Photojournalist Livio Senigalliesi tells his story, from the Yugoslav Wars to the Balkan Route. And through two videos, one created with journalist Raffaele Masto.
The price of breathing: how to make a business out of fresh air
A British entrepreneur started an air farming business: he harvests and sells fresh air by the jar. A lot of people are buying it, especially in China.
Taking the idea of farming to a whole new level, British businessman Leo De Watts recently started farming air. The family-run business Aethaer, founded just a few months ago, has already become rather lucrative. Harvesting and selling pure British air at the price of 80 pounds (over 100 dollars) per one 580ml jar, De Watts has already made thousands. He says the company is so successful that the huge demand for jars of top-notch air is outstripping supplies.
Providing a bespoke service, the De Watts might be seen climbing up mountains or running down valleys at any time of day and night to catch the perfect type of air. “Some people want air collected when it’s very windy, some people want still night air, so we do our best to provide what everybody wants”, according to a promotional video.
So far the biggest buyers are citizens of China’s most polluted cities, including Beijing, Shanghai and Hong Kong. Air pollution in the country has reached dangerously high levels and Aethaer’s launch couldn’t have been timelier: in December 2015, around the time the company was created, Beijing’s city government released its first red alert for severe smog levels.
Although Chinese citizens are very much in need of a breath of fresh air, Hong Kong Polytechnic Professor Wallace Leung told CNN that buying bottles of air is not the solution to China’s pollution problem. Luckily, air buyers appear to be more interested in the product as a novelty gift rather than for its actual use.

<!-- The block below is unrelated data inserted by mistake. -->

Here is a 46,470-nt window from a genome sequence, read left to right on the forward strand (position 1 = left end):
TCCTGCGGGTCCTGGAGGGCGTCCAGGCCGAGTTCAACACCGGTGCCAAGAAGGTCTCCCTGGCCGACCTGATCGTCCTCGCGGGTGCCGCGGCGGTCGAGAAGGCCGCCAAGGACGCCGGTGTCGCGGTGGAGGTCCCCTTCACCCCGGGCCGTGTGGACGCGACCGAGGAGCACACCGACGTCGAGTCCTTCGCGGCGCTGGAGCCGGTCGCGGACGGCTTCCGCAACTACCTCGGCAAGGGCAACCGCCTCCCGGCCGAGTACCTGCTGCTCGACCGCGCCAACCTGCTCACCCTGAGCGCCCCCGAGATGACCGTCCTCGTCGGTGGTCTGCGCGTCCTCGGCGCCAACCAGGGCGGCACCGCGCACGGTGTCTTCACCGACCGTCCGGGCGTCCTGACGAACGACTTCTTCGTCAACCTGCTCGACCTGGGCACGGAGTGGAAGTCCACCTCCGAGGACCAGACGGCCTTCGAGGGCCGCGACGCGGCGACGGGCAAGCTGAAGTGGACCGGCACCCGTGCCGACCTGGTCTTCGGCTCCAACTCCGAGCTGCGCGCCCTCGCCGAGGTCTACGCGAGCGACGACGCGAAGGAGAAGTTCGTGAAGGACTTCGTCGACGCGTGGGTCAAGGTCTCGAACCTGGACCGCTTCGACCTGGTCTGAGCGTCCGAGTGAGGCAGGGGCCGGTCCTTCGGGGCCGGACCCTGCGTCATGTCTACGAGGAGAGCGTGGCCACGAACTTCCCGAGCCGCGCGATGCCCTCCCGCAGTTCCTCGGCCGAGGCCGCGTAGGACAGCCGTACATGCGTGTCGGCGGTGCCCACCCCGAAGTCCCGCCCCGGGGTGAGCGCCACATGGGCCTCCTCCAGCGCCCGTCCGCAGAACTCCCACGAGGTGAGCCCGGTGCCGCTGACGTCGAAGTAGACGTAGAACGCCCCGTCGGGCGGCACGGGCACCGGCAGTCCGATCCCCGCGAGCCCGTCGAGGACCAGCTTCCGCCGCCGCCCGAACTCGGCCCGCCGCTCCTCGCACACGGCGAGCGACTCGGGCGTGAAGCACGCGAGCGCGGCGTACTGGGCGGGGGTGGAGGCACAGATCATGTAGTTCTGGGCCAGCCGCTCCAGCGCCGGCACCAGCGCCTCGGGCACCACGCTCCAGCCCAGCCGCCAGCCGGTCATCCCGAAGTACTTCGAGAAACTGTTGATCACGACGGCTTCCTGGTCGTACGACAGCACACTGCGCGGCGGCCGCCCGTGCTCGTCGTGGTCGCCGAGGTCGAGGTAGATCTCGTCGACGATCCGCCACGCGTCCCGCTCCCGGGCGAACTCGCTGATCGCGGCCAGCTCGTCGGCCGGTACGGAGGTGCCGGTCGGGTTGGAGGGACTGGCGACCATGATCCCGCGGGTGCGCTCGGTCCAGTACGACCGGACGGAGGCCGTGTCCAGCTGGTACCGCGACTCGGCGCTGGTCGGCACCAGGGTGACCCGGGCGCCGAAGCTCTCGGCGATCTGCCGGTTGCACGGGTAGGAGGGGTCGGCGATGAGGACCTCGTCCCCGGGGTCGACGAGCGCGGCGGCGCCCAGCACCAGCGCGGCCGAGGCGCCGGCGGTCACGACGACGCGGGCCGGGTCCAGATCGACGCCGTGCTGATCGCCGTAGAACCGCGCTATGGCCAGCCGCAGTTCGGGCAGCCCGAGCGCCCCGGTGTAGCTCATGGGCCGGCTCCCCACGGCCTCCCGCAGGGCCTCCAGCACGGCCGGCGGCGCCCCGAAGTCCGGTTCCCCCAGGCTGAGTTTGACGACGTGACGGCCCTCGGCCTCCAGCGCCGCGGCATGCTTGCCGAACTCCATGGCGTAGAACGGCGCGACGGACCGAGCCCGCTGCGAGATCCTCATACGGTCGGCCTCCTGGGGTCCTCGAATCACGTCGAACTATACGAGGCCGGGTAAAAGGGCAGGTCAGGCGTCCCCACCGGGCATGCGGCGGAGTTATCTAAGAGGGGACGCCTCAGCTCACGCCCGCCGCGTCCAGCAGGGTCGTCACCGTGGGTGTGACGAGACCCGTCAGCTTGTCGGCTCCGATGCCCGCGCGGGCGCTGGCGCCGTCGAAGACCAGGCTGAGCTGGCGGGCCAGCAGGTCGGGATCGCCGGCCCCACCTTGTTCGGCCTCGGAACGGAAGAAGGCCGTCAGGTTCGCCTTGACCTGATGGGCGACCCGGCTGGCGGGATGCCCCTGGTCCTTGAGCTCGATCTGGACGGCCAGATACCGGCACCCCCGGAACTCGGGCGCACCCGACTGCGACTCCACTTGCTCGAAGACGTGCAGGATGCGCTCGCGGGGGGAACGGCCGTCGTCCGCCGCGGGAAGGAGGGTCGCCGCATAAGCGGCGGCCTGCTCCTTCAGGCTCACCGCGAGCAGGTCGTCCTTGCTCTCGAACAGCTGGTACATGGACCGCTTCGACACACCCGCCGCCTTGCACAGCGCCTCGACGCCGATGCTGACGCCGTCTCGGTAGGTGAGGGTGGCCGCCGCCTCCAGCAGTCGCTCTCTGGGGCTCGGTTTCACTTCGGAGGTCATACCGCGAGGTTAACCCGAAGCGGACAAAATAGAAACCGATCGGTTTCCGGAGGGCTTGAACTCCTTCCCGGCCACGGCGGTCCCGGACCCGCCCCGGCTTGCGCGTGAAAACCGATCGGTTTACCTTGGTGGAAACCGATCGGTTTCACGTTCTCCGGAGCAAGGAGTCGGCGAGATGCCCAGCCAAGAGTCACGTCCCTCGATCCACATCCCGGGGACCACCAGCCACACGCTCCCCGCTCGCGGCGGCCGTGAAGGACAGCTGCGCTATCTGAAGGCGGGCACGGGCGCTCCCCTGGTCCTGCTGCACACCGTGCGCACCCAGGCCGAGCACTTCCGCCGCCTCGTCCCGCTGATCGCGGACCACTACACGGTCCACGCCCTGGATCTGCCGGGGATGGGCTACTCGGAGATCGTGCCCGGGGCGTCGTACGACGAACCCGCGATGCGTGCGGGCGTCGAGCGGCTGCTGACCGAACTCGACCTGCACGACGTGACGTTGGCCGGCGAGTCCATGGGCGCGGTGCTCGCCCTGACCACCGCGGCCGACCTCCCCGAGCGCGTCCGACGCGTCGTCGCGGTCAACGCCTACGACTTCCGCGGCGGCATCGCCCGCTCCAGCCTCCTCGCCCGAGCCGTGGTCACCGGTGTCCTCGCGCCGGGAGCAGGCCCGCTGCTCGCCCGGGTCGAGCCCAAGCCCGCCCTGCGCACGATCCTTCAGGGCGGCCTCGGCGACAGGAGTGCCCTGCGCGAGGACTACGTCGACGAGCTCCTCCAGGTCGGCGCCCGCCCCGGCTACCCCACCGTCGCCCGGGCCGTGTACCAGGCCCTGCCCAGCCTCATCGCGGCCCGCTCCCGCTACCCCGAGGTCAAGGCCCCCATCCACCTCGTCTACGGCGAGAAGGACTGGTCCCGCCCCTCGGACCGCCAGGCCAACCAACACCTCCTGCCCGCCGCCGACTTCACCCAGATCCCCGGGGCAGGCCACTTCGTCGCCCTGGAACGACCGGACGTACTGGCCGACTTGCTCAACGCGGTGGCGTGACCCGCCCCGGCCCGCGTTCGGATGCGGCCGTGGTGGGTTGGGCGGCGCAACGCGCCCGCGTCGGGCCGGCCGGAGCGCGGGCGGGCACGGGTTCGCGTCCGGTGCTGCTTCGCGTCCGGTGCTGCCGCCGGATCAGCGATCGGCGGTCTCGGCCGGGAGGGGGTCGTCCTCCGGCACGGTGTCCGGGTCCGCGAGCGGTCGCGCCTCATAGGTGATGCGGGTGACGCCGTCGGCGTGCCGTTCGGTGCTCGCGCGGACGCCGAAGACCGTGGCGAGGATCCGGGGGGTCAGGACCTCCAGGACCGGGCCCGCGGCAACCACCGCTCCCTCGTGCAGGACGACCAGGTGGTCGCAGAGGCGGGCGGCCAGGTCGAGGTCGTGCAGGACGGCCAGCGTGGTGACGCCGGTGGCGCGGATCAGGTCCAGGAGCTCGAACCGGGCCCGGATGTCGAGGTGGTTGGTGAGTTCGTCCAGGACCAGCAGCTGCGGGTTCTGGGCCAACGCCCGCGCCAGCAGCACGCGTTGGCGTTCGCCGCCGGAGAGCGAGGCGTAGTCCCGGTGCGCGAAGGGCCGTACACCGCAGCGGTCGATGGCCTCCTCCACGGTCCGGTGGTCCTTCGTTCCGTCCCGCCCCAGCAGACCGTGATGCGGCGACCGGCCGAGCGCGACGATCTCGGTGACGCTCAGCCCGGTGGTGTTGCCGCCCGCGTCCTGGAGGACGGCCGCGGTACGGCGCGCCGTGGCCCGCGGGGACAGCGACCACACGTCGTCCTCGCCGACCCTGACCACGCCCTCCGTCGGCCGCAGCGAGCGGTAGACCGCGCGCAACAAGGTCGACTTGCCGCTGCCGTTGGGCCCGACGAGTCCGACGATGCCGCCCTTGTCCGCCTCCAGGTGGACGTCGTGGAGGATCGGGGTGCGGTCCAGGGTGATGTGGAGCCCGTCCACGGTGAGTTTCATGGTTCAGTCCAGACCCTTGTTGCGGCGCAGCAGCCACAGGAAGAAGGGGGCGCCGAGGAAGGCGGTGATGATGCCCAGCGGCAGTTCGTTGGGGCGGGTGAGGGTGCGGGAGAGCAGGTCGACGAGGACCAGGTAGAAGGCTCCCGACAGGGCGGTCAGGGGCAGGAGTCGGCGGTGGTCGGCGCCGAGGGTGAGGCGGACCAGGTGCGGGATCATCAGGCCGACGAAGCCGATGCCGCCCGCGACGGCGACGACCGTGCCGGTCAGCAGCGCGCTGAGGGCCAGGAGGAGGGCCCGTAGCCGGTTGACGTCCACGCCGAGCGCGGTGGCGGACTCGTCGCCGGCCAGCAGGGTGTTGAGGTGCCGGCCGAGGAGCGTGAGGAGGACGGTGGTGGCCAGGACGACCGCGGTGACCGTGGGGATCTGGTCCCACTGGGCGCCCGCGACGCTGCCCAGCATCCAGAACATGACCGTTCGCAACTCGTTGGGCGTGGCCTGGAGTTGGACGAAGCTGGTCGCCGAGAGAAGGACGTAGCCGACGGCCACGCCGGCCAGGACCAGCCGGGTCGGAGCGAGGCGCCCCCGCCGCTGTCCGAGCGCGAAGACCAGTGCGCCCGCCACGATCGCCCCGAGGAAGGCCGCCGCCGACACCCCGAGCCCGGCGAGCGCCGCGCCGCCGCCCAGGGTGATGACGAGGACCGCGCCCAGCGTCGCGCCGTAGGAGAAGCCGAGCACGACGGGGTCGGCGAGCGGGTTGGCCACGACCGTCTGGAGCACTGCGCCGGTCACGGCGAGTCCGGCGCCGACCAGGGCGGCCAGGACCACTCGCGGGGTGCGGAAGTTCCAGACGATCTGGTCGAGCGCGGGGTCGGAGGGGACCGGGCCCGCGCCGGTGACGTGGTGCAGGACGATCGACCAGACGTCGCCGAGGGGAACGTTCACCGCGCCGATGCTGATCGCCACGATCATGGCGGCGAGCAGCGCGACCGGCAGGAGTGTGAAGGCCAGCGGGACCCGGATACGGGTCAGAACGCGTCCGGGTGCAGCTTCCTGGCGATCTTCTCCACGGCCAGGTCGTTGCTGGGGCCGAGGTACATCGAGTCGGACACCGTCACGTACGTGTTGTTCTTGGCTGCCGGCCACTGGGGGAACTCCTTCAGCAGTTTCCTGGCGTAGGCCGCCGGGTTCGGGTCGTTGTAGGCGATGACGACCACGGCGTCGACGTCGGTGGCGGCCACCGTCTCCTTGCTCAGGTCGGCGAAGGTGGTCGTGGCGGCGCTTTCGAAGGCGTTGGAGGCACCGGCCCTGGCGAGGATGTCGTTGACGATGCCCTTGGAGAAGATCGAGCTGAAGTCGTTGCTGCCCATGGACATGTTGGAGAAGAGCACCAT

Without forgetting the labour that goes into collecting air with large nets and packaging it individually, the real luxury of the product is in the jars: “because they’re glass, they really hold in every single note from the fields and from neighbouring farms,” says one member of the family, “it’s just wonderful, so when you open it you’re in for a real treat”.
The idea originally comes from Canadian company Vitality Air. Its founders started bottling air from a ski resort, and selling it online, for fun, earlier in 2015. They then went on to sell thousands of bottles at the price of up to 20 dollars per canister. Back in the United Kingdom, Leo De Watts is widening his market: he now also travels to East Asia, selling premium air in local markets.
The Louise Michel is the humanitarian rescue ship saving lives in the Mediterranean. Financed by the artist Banksy, it has found a safe port in Sicily.
We must listen to witnesses on the ground who are seeing abuse, duplicity, and the dereliction of duty firsthand. Our lives depend on their voices being heard. The op-ed by Sean Thomas, International Director of Investigations at Animal Equality.
Costa Rica celebrated its first same-sex marriage when two women, Alexandra Quiros and Dunia Araya, celebrated their wedding: an “extraordinary moment”.
Will Tokyo 2020 be the revival Games? Much uncertainty remains but preparations haven’t stopped as Japan remains committed to hosting the Olympics.
Homecast is a podcast series recorded in quarantine in which creatives from around the world share their lived experiences of these unique circumstances. Creator Giacomo De Poli tells us why this collective diary was needed now more than ever.
As London and the rest of the UK are in lockdown opportunities for long-lasting change have emerged out of of the crisis: solutions relating to the environment, work and healthcare that can be applied elsewhere too.
A historic win for the Ashaninka of Brazil as they receive compensation for deforestation on their land
On top of a 2.4 million dollar compensation, the indigenous Ashaninka people will receive an official apology from the companies who deforested their lands in the 1980s.
From Italy to the United States, workers in the logistics and delivery sectors are protesting to demand better sanitary conditions to protect themselves from Covid-19.